In my office, I frequently have a patient relate to me that their spouse or partner has recently retired, and without meaning to be sexist in this matter, let me say that it’s usually women who tell me about this. With more time in the home, this newly retired partner becomes interested in the operation of the household, maybe for the first time in their many years together. While a routine has been established, or a series of routines, to accomplish things around the home, all of a sudden, the recent retiree is on hand to make suggestions for how things might be done differently. He (and it is often “he”) steers the planning of menus, commandeers the kitchen, or submits ideas for activities that disrupt the “normal flow” for the partner who has spent more time organizing the household. These are done with the most generous of intentions, but I’m told this is, well—it’s disorienting, and sometimes frustrating, for most of them.
Enough people have mentioned it that I know it is a common experience, and I was thinking about this phenomenon as so many people are working from home—or out of work due to company closures—during the pandemic. If you live with another adult it is likely that new frustrations and conflicts will arise, and all I can say is, “It’s great preparation for retirement!”
As early requests for social distancing gave way to more restrictive mandates to “stay home, remain inside, discontinue gathering in groups,” we are interacting more closely with the members of our immediate household. Anxiety about potential avenues of contamination increase the tensions we experience. Adjusting to actual retirement will not have the added challenge of dealing with a dangerous virus, but it’s certain there will be issues and obstacles to face then, too. With hopes that our days and weeks of self-quarantine will offer opportunities for closeness with our loved ones, I began to think of ways to smooth out the inevitable bumps in the road that households will encounter.
For suggestions, I find myself turning to psychologists John and Julie Gottman of Seattle. Over the past four decades, skill-based books and workshops by the Gottmans have gained international praise. There’s no exploration of childhood, or years of psychoanalysis, with the Gottmans. Anyone can make productive use of their commonsense suggestions. They have researched and written about ideas and behaviors that we can all use, especially during the close confinement we’re experiencing now.
In general, it comes down to taking personal responsibility, whether we are living with a spouse, a roommate, or with children. In any new and disconcerting situation, there will be times of conflict or irritation. Recognizing that these times are only natural, it’s possible to learn simple skills for getting back on track more quickly when they do happen. And, please note that when I say, “simple” that does not always mean “easy.”
1. I have to be responsible for myself. I can change only my own behavior. I can communicate only for myself and commit to my own changes in attitude.
2. I can view the other persons in my household for the wonderful human beings that they are. Of course they make mistakes, of course they screw up from time to time. But if I remind myself often of their very best attributes, and the qualities of character that I love about them, it will be easier to deal fairly and reasonably with them in times of stress.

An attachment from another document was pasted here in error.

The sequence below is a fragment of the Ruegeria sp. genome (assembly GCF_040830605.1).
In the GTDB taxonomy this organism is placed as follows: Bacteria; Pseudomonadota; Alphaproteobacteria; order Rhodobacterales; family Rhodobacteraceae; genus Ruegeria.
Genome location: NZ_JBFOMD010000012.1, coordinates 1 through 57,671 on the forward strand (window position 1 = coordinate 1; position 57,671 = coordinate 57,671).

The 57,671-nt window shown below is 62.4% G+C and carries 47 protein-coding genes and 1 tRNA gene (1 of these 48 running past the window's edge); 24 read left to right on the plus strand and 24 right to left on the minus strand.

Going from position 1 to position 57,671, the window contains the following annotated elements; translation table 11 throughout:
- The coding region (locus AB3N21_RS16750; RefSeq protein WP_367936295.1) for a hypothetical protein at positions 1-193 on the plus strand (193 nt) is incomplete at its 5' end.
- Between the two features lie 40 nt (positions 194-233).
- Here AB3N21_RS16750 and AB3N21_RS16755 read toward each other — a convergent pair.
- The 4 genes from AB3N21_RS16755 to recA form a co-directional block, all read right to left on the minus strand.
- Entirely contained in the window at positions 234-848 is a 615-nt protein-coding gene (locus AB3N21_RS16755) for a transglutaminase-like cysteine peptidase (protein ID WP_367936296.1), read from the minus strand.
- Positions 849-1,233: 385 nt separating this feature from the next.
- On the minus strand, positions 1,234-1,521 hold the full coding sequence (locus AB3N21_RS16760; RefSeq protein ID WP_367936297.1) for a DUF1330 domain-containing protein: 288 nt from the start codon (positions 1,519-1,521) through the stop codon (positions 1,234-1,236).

3. A nugget of pure Gottman gold can be found in the skill of “repair attempts” after you’ve gotten off track with someone else. Sometimes it takes a few minutes, maybe even an hour, to slow your thinking and your heart rate, after an unpleasant interaction with a family member, but then what? Do you sulk, give the silent treatment, or mentally develop ways to continue the argument? The Gottmans offer numerous ways to repair relationships that have been interrupted by conflict, the simplest is with a gentle statement, “I’d like to get back on track with you”.
This kind of opening statement is often enough to have family members turning toward one another in renewed affection. To offer apology, or admit that you haven’t listened, or maybe didn’t communicate well, can be a big help, too.
It’s important that I offer this reminder however: recognize that the valuable, kind human you have approached for relationship repair has been dealing with her/his own anxieties and burdens of care during this unusual period of isolation. It’s possible that more than one repair attempt will be needed. Giving the benefit of the doubt is more warranted than ever right now. If, later in the day, you find a quiet moment to ask, “Will you tell me about what this has been like for you? Are there concerns you haven’t been able to talk about with me?” Sharing your hopes and dreams with your partner is a relationship builder under any circumstance, but it may also be worthwhile to speak about what you most fear or have doubts about. And these suggestions are not limited to conversations between spouses—not at all. While parents won’t want to discuss concerns that might alarm children, it’s certainly helpful to talk about how unusual the situation is, and model appropriate ways to express feelings.
With the continuing message to “stay home, stay healthy,” we face—as in all new and demanding circumstances—the possibility of finding a silver lining. By deliberately slowing down to look for the ways this situation brings out strengths of character or new avenues for communication, we will do better now, and emerge in better shape as this crisis resolves.
A note on resources: John and Julie Gottman’s work is available online through booksellers and libraries, as well as in articles and a few television segments. I recommend their work, particularly for couples, but the suggestions are widely appropriate, and are easily understood by everyone. You can learn more on their website at https://www.gottman.com